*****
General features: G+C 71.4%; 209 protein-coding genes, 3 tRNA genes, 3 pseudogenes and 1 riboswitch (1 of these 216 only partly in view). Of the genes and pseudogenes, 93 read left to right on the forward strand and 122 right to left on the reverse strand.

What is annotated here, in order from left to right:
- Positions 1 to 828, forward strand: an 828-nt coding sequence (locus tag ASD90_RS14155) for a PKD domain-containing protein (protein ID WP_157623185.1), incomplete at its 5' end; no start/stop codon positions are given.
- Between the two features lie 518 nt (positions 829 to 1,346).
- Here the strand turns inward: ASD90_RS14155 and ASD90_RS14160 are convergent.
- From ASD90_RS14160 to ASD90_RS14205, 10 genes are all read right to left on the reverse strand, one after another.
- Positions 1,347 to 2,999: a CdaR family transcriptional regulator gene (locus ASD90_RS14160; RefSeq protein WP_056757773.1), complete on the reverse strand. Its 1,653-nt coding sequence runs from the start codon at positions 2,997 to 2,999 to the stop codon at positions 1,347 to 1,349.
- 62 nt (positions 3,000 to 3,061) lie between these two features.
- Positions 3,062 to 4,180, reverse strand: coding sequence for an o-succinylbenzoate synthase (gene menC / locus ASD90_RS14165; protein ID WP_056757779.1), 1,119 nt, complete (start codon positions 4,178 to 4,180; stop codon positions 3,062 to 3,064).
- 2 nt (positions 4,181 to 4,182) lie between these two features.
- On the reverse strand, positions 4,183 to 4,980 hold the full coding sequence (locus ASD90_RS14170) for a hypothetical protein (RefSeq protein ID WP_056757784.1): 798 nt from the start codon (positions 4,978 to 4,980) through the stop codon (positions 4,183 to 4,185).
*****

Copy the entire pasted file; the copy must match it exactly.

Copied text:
General features: G+C 71.4%; 209 protein-coding genes, 3 tRNA genes, 3 pseudogenes and 1 riboswitch (1 of these 216 only partly in view). Of the genes and pseudogenes, 93 read left to right on the forward strand and 122 right to left on the reverse strand.

What is annotated here, in order from left to right:
- Positions 1 to 828, forward strand: an 828-nt coding sequence (locus tag ASD90_RS14155) for a PKD domain-containing protein (protein ID WP_157623185.1), incomplete at its 5' end; no start/stop codon positions are given.
- Between the two features lie 518 nt (positions 829 to 1,346).
- Here the strand turns inward: ASD90_RS14155 and ASD90_RS14160 are convergent.
- From ASD90_RS14160 to ASD90_RS14205, 10 genes are all read right to left on the reverse strand, one after another.
- Positions 1,347 to 2,999: a CdaR family transcriptional regulator gene (locus ASD90_RS14160; RefSeq protein WP_056757773.1), complete on the reverse strand. Its 1,653-nt coding sequence runs from the start codon at positions 2,997 to 2,999 to the stop codon at positions 1,347 to 1,349.
- 62 nt (positions 3,000 to 3,061) lie between these two features.
- Positions 3,062 to 4,180, reverse strand: coding sequence for an o-succinylbenzoate synthase (gene menC / locus ASD90_RS14165; protein ID WP_056757779.1), 1,119 nt, complete (start codon positions 4,178 to 4,180; stop codon positions 3,062 to 3,064).
- 2 nt (positions 4,181 to 4,182) lie between these two features.
- On the reverse strand, positions 4,183 to 4,980 hold the full coding sequence (locus ASD90_RS14170) for a hypothetical protein (RefSeq protein ID WP_056757784.1): 798 nt from the start codon (positions 4,978 to 4,980) through the stop codon (positions 4,183 to 4,185).